Tell A Tale in 500 Words

Shahira By Shirley Cook

Shahira



“Shahira, daughter of Halim, you're accused of stealing bread from the baker. How do you plead?”

Ahmose dipped his pen in the block of ink, ready to record the answer on the stone flake resting on his legs. He'd recently started work as apprentice scribe to Smenkare, the village magistrate.

“Not guilty!” Shahira said.

Ahmose glanced up.

A young Kushite girl stood before him. She wore a white linen dress, which highlighted her dark features. Her black curly hair hung loose and fell onto her bare shoulders. She gazed around with an air of defiance.

Smenkare spoke sternly. “This is a court of law. I am Pharaoh Amenhotep's advocate. You will show respect at all times.”

“I'm innocent,” she said.

“That's up to the jury to decide.” Smenkare unrolled a scroll on the wooden dais before him. “Let's hear the witness testimonies.”

Ahmose hoped the case wouldn't go on too long. The awning, erected to shield him from the harsh Egyptian sun, offered little protection - sweat trickled down his face and arms.

“Where is Neheb, the baker?” Smenkare asked.

Ahmose glanced round, as a stocky man with podgy cheeks and jutting nose stepped forward. “Here, Sir.”

“Can you tell the court what happened?”

“I was setting out the loaves on my stall when she grabbed a loaf and then ran off across the street.”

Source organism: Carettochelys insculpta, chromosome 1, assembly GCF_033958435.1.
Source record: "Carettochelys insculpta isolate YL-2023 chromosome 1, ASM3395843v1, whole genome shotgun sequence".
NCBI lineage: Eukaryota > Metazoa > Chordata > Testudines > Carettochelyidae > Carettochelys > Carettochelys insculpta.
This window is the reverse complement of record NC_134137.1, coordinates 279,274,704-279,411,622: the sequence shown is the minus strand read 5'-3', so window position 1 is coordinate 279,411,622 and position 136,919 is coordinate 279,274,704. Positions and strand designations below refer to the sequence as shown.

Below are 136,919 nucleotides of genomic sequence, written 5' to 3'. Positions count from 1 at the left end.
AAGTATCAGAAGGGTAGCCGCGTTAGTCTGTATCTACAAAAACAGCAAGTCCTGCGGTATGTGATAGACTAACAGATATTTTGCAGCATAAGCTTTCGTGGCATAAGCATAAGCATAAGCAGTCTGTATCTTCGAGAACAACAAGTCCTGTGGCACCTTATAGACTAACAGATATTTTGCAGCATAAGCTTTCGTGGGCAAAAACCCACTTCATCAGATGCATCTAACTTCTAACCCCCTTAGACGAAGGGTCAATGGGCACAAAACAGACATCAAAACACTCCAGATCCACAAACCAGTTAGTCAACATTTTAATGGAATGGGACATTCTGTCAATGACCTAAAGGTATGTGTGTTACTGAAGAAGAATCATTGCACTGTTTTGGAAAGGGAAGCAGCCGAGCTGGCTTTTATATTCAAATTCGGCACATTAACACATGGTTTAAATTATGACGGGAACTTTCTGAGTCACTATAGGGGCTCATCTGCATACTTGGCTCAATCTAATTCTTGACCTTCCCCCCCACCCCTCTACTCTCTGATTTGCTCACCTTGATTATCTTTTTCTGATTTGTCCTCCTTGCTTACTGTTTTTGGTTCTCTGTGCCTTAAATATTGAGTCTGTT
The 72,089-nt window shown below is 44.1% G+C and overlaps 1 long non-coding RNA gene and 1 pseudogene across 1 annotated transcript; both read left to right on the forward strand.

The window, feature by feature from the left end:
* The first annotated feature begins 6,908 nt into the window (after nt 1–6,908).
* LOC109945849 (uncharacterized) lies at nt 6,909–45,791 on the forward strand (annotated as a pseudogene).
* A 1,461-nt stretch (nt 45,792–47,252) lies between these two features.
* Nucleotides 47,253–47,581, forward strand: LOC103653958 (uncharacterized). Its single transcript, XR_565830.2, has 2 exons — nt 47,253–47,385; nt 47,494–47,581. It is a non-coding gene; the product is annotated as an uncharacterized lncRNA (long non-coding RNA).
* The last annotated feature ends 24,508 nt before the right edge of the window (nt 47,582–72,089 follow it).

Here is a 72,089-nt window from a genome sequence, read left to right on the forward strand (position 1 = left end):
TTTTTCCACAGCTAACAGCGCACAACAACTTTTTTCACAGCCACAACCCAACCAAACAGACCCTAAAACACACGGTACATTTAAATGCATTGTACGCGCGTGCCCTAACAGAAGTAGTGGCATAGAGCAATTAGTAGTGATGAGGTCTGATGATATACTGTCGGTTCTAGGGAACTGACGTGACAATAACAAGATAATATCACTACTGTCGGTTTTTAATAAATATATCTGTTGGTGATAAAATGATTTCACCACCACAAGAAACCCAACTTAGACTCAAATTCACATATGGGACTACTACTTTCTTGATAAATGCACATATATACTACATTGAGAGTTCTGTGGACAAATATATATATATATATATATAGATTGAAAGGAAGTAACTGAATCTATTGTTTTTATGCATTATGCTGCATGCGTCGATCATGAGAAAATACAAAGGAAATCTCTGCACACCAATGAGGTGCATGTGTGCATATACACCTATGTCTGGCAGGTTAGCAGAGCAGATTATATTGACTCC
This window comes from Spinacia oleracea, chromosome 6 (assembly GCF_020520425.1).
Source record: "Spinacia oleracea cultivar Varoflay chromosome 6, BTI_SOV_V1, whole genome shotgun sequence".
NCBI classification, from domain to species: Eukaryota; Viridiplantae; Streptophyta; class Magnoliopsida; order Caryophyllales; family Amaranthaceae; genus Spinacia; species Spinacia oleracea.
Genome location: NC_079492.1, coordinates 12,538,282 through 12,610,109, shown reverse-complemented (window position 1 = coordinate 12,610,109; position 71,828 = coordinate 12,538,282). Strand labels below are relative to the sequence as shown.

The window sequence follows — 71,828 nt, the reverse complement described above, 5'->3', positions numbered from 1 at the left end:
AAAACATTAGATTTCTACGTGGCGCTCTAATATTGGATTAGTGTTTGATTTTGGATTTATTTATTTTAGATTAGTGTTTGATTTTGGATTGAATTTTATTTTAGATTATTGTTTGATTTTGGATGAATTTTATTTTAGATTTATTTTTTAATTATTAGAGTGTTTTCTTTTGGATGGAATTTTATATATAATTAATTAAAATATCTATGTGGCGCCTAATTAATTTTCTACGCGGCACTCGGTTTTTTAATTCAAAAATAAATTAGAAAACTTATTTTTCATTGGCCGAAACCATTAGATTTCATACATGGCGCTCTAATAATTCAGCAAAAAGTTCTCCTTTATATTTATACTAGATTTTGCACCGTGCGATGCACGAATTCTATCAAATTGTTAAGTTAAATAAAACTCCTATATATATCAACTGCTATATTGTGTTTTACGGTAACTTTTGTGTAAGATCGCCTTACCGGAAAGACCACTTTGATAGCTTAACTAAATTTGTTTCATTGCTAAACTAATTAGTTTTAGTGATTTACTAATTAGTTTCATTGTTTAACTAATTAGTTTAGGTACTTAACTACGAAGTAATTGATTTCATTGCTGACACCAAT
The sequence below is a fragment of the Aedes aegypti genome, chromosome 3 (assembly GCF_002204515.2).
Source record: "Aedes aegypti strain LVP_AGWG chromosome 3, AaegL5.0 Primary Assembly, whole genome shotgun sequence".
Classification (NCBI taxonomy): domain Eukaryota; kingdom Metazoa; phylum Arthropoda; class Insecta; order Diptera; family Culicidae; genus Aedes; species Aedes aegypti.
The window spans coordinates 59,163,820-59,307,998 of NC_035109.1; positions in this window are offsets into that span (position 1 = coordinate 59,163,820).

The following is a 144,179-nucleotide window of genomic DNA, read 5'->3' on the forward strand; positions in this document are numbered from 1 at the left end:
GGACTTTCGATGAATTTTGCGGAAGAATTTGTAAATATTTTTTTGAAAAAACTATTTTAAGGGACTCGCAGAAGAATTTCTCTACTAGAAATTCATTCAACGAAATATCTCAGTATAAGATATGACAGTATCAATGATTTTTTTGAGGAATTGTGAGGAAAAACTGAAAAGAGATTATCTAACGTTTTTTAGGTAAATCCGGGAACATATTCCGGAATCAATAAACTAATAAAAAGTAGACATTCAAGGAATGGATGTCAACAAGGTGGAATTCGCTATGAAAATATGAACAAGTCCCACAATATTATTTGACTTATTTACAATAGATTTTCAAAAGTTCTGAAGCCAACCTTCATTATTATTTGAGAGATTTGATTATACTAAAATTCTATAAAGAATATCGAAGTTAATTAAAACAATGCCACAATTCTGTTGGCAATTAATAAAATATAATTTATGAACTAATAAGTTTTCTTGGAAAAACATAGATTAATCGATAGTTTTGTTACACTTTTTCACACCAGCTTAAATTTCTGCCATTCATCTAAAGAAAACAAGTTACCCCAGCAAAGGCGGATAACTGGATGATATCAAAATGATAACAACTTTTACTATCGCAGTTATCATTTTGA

“Are there any more witnesses?” Smenkare asked the crowd of spectators.

No one came forward.

“Very well.” He rolled up the scroll. “There will be a recess while we await the verdict.”

Ahmose studied the jurors. There was Mika the carpenter's widow, Horem the doctor, Senet a Medjay guard and Paser the stone mason. The remaining three were local farmers, whom he didn't know.

Smenkare turned to Ahmose. “I trust I'll be able to read your case notes this time.”

“Yes, Sir.”

“Good.” Smenkare snatched up his fly whisk and waved it above his head.

Ahmose groaned to himself. He wasn't sure he liked being a scribe, but what else could he do?

Paser stood up. “We have the verdict.”

“How do you find the accused?” Smenkare asked.

“Guilty.”

A murmur rippled the crowd.

Smenkare spoke gravely. “Daughter of Nurse Halim, you have been found guilty of stealing a loaf. I sentence you to three month's labour in the salt mines.”

"I don't care!" Shahira shouted, as she was led from the court. "I did steal the bread and by Horus I would do it again to feed my family! "

Ahmose stared after her in awe. He doubted he would show such courage. Conditions in the mines were harsh. She'd probably sacrificed her life to feed her family. In that moment Ahmose knew what he wanted to do with his life. He would work hard to become a magistrate, like Smenkare, and treat poor people, such as Shahira, more fairly. In fact who knows, he might even become pharaoh himself and bring about real change.

With god Amun's help anything was possible.

 


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